Dense intracellular ion pools in unicellular organisms

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Uptake and concentration of inorganic ions are part of the complex cellular processes required for cell homeostasis, as well as for mineral formation by organisms. These ion transport mechanisms include distinct cellular compartments and chemical phases that play various roles in the physiology of organisms. Here, the prominent cases of dense ion pools in unicellular organisms are briefly reviewed. The specific observations that were reported for different organisms are consolidated into a wide perspective that emphasizes general traits. It is suggested that the intracellular ion pools can be divided into three types: a high cytoplasmic concentration, a labile storage compartment that hosts dense ion-rich phases, and a mineral-forming compartment in which a stable long-lived structure is formed. Recently, many labile pools were identified in various organisms using advanced techniques, bringing many new questions about their possible roles in the formation of the stable mineralized structures.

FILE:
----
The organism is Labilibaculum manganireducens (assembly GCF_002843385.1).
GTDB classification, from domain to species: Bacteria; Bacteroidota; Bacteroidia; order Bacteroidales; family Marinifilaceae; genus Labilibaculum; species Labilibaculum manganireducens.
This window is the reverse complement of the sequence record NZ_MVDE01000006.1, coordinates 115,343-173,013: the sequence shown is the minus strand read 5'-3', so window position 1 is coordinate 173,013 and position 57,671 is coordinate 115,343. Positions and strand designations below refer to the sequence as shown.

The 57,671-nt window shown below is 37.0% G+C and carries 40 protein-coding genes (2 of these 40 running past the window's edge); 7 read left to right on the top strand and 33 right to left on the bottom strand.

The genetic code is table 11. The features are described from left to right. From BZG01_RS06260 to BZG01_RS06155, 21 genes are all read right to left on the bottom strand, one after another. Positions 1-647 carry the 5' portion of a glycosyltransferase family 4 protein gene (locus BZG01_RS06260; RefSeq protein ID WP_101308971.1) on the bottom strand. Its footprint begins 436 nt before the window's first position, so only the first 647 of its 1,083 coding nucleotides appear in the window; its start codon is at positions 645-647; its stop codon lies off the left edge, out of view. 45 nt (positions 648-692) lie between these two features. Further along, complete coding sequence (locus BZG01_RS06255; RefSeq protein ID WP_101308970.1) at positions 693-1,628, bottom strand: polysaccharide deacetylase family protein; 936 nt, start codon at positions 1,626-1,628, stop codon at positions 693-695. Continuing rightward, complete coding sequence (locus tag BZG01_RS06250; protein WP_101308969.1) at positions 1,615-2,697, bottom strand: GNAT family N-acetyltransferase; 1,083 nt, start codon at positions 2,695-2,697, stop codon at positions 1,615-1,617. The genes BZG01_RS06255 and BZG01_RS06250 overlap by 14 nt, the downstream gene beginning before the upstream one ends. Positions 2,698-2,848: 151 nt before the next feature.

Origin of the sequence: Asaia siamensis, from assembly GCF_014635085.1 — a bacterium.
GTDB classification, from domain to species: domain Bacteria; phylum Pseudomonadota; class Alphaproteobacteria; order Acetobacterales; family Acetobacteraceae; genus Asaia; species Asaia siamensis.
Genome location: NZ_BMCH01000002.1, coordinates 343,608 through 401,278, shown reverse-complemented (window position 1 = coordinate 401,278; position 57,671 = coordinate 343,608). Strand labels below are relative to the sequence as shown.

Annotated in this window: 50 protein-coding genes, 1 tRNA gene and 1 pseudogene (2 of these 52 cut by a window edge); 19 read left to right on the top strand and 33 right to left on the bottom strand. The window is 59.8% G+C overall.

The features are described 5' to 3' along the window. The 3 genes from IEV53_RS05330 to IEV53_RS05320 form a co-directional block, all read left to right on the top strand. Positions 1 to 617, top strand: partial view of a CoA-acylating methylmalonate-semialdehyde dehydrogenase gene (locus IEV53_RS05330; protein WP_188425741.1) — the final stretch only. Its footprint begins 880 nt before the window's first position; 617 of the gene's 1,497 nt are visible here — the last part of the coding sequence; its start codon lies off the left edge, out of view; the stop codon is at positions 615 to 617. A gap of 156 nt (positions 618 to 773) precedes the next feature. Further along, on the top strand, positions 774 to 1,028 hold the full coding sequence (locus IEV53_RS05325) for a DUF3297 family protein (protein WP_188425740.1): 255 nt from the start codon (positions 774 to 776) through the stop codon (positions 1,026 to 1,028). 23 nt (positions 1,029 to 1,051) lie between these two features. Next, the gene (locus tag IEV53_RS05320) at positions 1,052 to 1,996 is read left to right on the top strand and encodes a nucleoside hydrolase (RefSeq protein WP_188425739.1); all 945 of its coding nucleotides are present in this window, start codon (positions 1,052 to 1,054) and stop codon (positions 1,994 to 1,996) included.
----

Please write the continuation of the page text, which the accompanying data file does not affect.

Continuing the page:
Original languageEnglish
Article number107807
JournalJournal of Structural Biology
Issue number4
Early online date3 Nov 2021
StatePublished - Dec 2021


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